Interview by: Hannah Lin (CC '23)
The following is a heavily condensed version of the full interview. If you're interested, read more here.
Can you describe your COVID-19 research?
I am funded by the National Institute of Health for my studies on the mechanisms of heart arrhythmias in humans, which I am working on in mice. You may have read on the news that what were thought to be possible treatment modalities for COVID, such as hydroxychloroquine, can lead to heart arrhythmias. That is where my clinical work became involved in COVID research-looking at heart arrhythmias in patients who are and are not treated with hydroxychloroquine.
Has there been anything in your research in the past few months that has surprised you?
I think that the underlying mechanisms in which COVID-19 causes severe sickness in patients is really unclear. I don’t think anyone can claim that they know exactly how it works. If we did, we would have more treatment modalities for it.
One thing we’re definitely learning is that COVID-19 can affect many organs, the heart being one of them. Obviously, it is a team approach between different specialists to take care of a patient with COVID-19. It’s really a multi-systemic disorder.
Can you talk about your experience of working in the hospital during the surge?
I’m very thankful for the Columbia New York Presbyterian Hospital leadership. It was truly exceptional, and they had constant transparent communication about the number of patients in the hospital and how they were preparing staff and the hospital facility to take care of these patients.
sick patients. I am very proud of a lot of the trainees-the medical students, residents, and fellows-and how we all worked together. All those things were key in addition to keeping calm under such intense pressure, teamwork, and constant communication to support one another and improve care to COVID-19 patients while protecting ourselves.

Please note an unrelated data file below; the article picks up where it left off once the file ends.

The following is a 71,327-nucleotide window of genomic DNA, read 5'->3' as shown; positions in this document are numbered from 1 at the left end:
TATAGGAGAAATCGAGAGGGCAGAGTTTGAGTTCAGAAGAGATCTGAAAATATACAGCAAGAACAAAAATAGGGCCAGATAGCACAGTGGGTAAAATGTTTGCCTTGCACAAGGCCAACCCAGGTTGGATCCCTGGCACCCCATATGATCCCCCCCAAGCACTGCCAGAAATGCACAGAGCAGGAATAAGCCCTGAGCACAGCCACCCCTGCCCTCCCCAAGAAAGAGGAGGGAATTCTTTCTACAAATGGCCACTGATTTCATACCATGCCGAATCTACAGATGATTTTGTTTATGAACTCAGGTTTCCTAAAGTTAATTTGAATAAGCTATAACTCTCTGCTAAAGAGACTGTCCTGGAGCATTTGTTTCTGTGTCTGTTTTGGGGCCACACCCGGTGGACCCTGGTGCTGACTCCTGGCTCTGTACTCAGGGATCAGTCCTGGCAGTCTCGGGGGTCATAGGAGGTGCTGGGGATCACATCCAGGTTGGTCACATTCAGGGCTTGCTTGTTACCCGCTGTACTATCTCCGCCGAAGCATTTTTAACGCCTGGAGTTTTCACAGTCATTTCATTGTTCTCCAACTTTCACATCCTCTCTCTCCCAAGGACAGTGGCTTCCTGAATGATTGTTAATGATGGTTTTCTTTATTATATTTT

Are there any common misconceptions regarding COVID-19 that you would like to respond to?
Physicians who have taken care of these patients know that it can really happen to anybody. It is not only older patients or patients with preexisting conditions. They are the majority of patients, but we’ve seen very sick patients who were young and without any prior health conditions.
And it is not just the flu. There was a flu vaccine, whereas there isn’t a COVID-19 vaccine as of yet. It is contagious; it attacks many organ systems. Patients that we saw were much sicker than those with the common flu.
What is your perspective on the future?
I think this is a great time for students and trainees to pursue a career in research. COVID-19 has shown that scientists and research are essential. The only way to really overcome this disease is healthcare workers taking care of these patients and advancement in science to develop treatment modalities.
Being a physician-scientist is difficult because you are doing three jobs everyday: being a teacher, doing research, and taking care of patients. But it is very important that we have specialists who understand what you see in the clinic or the hospital taking care of patients and also being able to translate this to perform science to understand what’s going on underneath it all.